Are services provided for parents or other caregivers as well?
Early On, from birth to 3, will see family-centered services, including family training, but at this age,
services and supports are focused on the child. The parents are part of the team that develops the
Individualized Education Program or IEP for the child and their participation and engagement in that
process is really important.
Should moms be concerned about their 3-5 year-olds that their child will be labeled for their entire school career if they receive early childhood special education services?
I understand this concern but I don’t think so. Special education has evolved and is evolving to be a support system that’s really integrated into the general education system. Children who receive special education services are general education students first. And some children who receive services through Early On and preschool special education early “catch up” and don’t need it later in school.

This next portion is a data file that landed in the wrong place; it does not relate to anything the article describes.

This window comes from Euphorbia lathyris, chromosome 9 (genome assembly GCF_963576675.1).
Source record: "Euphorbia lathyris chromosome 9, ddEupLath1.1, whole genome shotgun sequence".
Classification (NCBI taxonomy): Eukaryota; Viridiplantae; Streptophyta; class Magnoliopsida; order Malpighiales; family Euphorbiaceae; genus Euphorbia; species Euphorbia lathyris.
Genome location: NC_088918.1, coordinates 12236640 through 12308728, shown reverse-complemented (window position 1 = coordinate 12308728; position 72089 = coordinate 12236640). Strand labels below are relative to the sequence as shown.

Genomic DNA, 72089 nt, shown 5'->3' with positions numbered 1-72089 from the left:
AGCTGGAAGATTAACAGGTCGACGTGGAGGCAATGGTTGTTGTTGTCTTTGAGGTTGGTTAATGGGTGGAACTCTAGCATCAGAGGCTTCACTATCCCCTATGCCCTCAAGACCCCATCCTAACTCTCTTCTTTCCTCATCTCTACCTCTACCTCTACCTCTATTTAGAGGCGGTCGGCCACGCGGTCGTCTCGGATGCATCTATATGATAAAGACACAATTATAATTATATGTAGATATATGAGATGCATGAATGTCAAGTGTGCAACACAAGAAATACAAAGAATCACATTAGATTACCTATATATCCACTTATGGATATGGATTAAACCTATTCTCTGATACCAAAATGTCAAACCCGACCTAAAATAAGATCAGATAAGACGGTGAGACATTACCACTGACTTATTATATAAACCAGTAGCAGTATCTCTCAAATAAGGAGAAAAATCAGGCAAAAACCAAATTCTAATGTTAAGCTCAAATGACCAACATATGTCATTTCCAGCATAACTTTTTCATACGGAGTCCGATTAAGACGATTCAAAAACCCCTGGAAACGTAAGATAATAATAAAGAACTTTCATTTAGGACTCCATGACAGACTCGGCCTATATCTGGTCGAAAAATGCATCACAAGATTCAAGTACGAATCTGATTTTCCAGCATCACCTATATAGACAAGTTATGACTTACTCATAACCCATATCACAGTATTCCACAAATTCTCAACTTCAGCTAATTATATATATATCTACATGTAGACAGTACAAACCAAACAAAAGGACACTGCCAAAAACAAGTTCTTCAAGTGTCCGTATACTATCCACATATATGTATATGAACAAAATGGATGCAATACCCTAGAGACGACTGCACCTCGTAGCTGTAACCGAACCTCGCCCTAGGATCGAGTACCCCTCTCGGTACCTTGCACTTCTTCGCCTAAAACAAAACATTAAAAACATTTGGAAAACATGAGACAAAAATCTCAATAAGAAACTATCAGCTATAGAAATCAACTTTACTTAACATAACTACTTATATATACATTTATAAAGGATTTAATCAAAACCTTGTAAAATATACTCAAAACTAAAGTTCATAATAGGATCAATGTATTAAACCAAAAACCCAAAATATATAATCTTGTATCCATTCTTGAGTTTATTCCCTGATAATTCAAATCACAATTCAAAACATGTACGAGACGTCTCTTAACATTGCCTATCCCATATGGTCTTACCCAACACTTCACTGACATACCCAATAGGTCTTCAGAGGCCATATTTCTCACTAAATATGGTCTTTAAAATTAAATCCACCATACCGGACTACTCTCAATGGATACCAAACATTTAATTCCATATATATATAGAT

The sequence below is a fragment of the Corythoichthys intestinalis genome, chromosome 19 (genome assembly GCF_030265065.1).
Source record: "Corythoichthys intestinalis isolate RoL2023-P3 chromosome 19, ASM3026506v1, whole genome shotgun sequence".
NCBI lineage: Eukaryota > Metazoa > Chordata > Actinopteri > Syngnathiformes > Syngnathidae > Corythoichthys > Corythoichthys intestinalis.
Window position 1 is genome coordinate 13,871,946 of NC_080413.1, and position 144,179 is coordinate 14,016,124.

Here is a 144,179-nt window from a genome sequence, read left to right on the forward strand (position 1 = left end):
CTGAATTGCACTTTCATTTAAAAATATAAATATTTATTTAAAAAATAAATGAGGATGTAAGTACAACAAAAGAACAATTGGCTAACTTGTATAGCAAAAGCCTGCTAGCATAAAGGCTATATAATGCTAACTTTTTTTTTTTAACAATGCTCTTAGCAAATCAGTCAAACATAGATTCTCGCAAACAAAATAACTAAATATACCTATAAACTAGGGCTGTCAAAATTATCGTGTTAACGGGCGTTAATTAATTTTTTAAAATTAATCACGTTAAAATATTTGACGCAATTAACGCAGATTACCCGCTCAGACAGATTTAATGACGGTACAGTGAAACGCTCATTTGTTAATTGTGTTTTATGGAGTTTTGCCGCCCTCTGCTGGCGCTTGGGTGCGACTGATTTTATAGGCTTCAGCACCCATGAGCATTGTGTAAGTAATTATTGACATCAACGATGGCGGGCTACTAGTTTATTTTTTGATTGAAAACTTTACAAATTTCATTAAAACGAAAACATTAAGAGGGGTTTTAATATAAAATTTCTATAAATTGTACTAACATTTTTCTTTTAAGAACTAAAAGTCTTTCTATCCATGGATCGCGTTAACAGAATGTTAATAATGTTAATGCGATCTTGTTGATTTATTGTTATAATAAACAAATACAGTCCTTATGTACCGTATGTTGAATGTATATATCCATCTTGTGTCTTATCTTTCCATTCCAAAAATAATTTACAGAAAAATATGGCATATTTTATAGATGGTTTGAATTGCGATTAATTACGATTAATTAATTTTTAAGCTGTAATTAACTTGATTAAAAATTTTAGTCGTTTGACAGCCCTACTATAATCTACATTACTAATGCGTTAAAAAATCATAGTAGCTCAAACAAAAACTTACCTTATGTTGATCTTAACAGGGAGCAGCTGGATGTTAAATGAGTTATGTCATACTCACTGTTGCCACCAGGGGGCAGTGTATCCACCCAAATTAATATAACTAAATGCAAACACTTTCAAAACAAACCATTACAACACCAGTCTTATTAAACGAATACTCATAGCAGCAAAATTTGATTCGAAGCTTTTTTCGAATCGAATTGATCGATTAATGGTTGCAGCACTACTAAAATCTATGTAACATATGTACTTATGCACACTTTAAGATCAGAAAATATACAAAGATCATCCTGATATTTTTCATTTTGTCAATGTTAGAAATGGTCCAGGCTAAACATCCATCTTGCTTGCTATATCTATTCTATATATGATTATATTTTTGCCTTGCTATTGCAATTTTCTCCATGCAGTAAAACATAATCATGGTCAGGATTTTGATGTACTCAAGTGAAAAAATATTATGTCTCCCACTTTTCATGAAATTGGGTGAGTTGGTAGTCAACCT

How does the referral process work?
If a parent has a concern, they should visit BuildUpMI.org and look at the Get Connected link. There you will see your child find coordinator – you look them up by your county intermediate school district. For example, if you live in Ingham County, you’ll see that Michelle Nicholson is the Child Find Coordinator, and you can call her number listed on the site and her staff will assist you. Whomever you talk to will listen to understand your concerns and determine whether an evaluation for special education is appropriate.
How do we learn if a child is eligible?